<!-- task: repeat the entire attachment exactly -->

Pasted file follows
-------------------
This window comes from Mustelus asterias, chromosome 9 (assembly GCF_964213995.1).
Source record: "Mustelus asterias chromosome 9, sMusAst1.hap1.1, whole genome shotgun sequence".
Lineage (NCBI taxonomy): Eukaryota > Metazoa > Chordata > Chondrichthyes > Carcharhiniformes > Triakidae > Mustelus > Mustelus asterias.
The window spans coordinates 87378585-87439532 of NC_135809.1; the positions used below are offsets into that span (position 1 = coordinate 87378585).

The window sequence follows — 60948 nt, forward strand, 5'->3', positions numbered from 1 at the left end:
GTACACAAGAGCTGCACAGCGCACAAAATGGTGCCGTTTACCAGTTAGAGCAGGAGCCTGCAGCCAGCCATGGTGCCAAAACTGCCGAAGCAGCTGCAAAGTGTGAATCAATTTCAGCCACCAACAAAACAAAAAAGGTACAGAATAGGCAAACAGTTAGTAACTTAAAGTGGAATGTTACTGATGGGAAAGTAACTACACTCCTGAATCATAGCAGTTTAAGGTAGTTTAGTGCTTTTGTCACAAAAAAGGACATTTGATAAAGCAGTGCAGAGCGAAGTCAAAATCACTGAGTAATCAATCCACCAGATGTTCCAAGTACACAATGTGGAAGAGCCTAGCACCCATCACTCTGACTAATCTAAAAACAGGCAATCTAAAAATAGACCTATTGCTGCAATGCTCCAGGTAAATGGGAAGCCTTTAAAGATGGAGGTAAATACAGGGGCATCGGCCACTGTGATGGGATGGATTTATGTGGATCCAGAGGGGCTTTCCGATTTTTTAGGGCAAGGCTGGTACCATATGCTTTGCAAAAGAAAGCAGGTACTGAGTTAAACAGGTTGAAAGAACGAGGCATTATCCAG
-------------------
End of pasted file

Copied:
This window comes from Mustelus asterias, chromosome 9 (assembly GCF_964213995.1).
Source record: "Mustelus asterias chromosome 9, sMusAst1.hap1.1, whole genome shotgun sequence".
Lineage (NCBI taxonomy): Eukaryota > Metazoa > Chordata > Chondrichthyes > Carcharhiniformes > Triakidae > Mustelus > Mustelus asterias.
The window spans coordinates 87378585-87439532 of NC_135809.1; the positions used below are offsets into that span (position 1 = coordinate 87378585).

The window sequence follows — 60948 nt, forward strand, 5'->3', positions numbered from 1 at the left end:
GTACACAAGAGCTGCACAGCGCACAAAATGGTGCCGTTTACCAGTTAGAGCAGGAGCCTGCAGCCAGCCATGGTGCCAAAACTGCCGAAGCAGCTGCAAAGTGTGAATCAATTTCAGCCACCAACAAAACAAAAAAGGTACAGAATAGGCAAACAGTTAGTAACTTAAAGTGGAATGTTACTGATGGGAAAGTAACTACACTCCTGAATCATAGCAGTTTAAGGTAGTTTAGTGCTTTTGTCACAAAAAAGGACATTTGATAAAGCAGTGCAGAGCGAAGTCAAAATCACTGAGTAATCAATCCACCAGATGTTCCAAGTACACAATGTGGAAGAGCCTAGCACCCATCACTCTGACTAATCTAAAAACAGGCAATCTAAAAATAGACCTATTGCTGCAATGCTCCAGGTAAATGGGAAGCCTTTAAAGATGGAGGTAAATACAGGGGCATCGGCCACTGTGATGGGATGGATTTATGTGGATCCAGAGGGGCTTTCCGATTTTTTAGGGCAAGGCTGGTACCATATGCTTTGCAAAAGAAAGCAGGTACTGAGTTAAACAGGTTGAAAGAACGAGGCATTATCCAG